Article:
Reptiles as Pets and Child Safety
There is no doubt that reptiles have become very popular pets in recent years. As such the pool of information on their care is expanding. However, there is still much to learn about these exotic creatures, especially how safe they are in relation to children. There are certain risks when it comes to owning reptiles, especially large snakes.
For children the major concern with handling reptiles is bacteria. Most reptiles carry the salmonella bacteria in their intestines. It is common knowledge that salmonella can cause serious illnesses in people. Pregnant women and children who have not been fully immunized should not handle reptiles under any circumstance. Many experts also feel that it is not a good idea for children under three to be given reptiles as pets.
Anyone caring for young children should wash their hands properly after handling any reptile as it is easy to transfer bacteria to food containers and utensils. It is also a bad idea to allow reptiles to walk on kitchen counters or any other surface where food is prepared. In fact, don’t allow them access to any area of the house where food may be served.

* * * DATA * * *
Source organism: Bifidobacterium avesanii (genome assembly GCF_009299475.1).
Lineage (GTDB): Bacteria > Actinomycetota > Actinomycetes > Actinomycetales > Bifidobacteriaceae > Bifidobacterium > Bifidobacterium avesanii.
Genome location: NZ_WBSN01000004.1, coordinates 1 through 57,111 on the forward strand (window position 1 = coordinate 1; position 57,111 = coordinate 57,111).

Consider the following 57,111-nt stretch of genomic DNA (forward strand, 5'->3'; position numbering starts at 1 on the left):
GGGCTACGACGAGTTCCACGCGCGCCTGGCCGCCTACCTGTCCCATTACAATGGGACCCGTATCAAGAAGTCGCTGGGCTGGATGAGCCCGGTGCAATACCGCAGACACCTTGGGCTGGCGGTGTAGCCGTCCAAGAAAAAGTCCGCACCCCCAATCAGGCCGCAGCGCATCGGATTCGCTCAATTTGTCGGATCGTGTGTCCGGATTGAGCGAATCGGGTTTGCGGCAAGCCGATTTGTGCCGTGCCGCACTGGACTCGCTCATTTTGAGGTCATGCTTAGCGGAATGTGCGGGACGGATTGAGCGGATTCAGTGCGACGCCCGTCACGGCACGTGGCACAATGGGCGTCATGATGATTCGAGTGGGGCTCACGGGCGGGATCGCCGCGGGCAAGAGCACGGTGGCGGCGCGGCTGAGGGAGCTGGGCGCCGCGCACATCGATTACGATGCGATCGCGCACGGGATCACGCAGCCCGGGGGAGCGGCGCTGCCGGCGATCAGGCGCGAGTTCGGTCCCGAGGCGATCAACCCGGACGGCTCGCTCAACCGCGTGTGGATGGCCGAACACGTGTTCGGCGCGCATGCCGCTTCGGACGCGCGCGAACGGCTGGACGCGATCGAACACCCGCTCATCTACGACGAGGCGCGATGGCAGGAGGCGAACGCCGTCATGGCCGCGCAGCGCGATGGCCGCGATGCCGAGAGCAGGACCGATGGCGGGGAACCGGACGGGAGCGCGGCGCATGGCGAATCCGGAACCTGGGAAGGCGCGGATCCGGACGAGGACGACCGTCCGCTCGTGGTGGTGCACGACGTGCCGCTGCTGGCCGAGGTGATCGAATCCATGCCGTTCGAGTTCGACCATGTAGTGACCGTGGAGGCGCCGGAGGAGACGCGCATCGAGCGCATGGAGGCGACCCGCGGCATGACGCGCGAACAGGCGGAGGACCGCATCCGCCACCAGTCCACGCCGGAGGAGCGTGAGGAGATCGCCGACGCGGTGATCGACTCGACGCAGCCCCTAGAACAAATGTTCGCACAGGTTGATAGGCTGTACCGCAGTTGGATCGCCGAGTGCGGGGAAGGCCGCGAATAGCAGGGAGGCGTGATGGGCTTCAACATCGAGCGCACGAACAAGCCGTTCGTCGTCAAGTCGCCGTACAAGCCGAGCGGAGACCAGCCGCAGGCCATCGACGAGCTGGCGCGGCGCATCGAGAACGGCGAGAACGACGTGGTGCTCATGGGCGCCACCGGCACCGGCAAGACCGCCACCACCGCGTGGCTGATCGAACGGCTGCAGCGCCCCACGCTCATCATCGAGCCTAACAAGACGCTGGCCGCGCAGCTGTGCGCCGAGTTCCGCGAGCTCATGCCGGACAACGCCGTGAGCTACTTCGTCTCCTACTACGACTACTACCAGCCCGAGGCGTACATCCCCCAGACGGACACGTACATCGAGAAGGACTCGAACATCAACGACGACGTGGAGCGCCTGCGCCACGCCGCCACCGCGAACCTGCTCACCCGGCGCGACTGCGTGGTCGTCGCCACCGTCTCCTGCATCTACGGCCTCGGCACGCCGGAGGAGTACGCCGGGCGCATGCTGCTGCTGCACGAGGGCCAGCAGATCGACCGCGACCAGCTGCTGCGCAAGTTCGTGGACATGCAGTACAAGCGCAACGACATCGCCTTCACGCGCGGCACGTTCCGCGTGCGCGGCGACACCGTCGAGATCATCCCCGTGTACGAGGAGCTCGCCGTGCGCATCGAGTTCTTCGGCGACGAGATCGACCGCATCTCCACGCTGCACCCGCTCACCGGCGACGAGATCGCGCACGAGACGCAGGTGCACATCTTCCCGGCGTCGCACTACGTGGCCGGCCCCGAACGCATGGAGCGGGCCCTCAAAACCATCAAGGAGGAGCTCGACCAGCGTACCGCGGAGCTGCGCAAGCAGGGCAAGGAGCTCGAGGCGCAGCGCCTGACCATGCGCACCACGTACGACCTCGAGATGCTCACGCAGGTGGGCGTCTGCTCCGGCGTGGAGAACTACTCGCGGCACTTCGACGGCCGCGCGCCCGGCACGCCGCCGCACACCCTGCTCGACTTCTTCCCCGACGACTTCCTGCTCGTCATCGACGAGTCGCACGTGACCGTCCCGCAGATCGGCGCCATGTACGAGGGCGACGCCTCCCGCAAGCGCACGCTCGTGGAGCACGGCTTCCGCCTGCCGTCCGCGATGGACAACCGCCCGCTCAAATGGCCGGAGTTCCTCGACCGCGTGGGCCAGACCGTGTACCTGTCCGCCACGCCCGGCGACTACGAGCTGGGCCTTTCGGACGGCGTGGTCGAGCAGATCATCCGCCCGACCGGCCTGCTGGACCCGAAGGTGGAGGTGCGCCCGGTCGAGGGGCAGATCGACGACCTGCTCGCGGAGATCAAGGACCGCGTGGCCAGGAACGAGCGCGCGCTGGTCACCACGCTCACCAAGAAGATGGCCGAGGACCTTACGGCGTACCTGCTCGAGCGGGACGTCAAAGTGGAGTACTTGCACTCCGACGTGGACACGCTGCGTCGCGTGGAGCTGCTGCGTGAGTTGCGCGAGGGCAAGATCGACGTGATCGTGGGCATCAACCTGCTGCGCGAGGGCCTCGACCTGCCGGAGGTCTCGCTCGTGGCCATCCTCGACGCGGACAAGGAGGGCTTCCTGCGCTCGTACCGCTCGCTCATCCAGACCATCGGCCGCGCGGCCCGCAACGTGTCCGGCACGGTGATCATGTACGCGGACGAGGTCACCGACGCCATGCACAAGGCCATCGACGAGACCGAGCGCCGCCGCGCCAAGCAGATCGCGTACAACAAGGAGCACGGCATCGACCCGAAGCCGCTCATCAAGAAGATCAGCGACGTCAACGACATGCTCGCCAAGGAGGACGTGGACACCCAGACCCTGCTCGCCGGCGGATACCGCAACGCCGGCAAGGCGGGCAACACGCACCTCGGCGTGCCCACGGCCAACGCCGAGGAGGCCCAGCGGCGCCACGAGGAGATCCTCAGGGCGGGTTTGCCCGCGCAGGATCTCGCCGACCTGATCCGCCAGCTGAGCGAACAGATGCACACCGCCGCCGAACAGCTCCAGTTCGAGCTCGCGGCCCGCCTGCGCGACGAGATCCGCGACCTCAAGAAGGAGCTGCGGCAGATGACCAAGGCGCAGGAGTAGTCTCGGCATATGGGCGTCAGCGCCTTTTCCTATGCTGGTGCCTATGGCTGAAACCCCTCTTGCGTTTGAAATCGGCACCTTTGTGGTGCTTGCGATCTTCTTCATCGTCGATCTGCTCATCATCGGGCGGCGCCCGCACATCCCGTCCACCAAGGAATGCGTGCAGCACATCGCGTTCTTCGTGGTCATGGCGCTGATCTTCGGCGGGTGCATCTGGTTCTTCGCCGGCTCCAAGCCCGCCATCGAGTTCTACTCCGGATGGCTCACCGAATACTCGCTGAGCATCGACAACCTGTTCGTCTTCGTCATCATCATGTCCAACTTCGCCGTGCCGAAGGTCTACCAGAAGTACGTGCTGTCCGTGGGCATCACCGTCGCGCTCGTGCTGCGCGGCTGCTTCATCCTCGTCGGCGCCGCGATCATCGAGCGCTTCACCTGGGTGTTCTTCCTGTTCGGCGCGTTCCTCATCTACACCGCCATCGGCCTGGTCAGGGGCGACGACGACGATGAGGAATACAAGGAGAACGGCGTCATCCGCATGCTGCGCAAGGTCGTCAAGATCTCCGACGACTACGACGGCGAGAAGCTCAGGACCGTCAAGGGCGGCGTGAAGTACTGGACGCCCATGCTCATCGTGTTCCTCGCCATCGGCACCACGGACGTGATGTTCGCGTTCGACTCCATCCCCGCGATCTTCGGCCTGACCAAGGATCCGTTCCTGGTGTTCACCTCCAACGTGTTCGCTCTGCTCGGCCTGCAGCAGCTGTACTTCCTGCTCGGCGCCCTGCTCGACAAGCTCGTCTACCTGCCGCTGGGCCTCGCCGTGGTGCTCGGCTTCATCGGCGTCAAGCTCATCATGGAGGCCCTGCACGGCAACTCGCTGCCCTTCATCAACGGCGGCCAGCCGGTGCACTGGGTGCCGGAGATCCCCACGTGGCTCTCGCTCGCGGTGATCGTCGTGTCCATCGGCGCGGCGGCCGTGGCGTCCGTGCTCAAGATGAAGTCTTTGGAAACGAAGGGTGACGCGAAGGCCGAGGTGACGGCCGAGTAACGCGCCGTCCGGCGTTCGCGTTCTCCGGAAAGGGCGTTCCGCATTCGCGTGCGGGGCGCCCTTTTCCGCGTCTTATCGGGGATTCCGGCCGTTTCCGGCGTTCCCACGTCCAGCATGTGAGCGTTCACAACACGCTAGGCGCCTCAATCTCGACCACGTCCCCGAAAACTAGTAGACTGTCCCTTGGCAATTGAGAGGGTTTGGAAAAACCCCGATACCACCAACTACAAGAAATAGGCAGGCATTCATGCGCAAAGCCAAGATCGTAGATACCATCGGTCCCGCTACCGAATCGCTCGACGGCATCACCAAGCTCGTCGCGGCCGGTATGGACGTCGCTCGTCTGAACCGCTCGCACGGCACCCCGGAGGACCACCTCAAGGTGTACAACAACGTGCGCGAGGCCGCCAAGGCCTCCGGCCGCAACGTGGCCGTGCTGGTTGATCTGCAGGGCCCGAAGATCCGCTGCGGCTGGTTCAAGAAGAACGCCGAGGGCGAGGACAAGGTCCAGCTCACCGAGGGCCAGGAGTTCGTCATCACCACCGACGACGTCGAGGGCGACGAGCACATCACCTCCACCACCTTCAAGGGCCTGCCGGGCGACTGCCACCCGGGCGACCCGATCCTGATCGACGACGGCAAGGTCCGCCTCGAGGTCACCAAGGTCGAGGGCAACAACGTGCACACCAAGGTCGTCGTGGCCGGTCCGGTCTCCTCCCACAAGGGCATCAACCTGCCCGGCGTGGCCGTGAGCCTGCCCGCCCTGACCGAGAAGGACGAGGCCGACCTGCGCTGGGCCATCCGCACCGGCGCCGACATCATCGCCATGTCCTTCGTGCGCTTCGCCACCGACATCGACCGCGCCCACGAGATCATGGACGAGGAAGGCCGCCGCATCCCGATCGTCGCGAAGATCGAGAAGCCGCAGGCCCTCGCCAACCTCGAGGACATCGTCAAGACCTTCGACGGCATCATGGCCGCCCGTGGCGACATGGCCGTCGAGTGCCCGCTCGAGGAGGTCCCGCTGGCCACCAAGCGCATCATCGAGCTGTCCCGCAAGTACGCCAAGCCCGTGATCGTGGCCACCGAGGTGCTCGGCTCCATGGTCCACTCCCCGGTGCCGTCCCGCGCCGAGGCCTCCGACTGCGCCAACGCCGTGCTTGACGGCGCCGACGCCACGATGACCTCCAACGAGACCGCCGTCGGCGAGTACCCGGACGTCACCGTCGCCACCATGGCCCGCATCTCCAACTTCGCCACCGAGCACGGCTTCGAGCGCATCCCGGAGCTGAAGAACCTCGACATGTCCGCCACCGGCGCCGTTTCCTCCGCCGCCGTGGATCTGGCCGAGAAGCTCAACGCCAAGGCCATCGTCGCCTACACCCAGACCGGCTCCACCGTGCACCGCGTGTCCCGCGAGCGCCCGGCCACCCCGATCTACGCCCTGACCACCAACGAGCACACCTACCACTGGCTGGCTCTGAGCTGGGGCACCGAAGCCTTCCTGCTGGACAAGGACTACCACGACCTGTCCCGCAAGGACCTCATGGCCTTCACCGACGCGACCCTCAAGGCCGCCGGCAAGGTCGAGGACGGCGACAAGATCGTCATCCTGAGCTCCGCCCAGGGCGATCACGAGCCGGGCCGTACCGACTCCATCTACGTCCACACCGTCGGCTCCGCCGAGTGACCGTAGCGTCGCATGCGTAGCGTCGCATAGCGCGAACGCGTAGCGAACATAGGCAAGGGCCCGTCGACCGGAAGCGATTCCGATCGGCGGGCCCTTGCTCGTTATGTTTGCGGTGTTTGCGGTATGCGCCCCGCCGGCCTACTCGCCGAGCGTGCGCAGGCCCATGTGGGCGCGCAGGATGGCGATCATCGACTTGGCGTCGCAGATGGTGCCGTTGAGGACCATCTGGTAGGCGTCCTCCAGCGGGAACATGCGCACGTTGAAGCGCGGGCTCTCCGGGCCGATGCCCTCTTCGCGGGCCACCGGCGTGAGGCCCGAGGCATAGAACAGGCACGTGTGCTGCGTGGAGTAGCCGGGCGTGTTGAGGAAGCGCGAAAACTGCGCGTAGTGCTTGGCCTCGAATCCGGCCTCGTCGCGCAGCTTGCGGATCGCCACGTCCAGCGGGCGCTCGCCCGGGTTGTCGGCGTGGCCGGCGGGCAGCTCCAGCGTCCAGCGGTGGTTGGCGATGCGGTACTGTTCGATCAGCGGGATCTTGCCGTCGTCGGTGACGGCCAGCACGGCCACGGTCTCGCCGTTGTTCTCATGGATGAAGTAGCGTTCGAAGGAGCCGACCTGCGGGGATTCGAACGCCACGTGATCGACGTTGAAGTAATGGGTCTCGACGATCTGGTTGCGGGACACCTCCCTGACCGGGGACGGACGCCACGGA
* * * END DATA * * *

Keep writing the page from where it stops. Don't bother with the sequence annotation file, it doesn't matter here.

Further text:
Do not use the kitchen sink or your bathtub to wash reptiles or their cages; instead purchase a plastic basin for this purpose. Knowing how to handle reptiles is also very important. When handling reptiles or their cages wearing disposable gloves is one way to prevent infection.
Some turtles tend to snap at anything that comes into their enclosure, including the fingers of anyone attempting to hold them. The danger to small children cannot be overstated here – an adult should always supervise their interaction. Small children should never be left alone with large snakes. There have been many stories in the media about unattended children being crushed by pet snakes.
If handled properly, reptiles do make great companions. Clearly there are rules that must be followed, and it must be kept in mind that reptiles are not for everyone. Some pet stores will be able to provide useful information on the safety and handling of reptiles. So while there is not as much documentation on caring for them as there is for cats and dogs, there is much that can be done to ensure their longevity, and the safety of children who interact with them.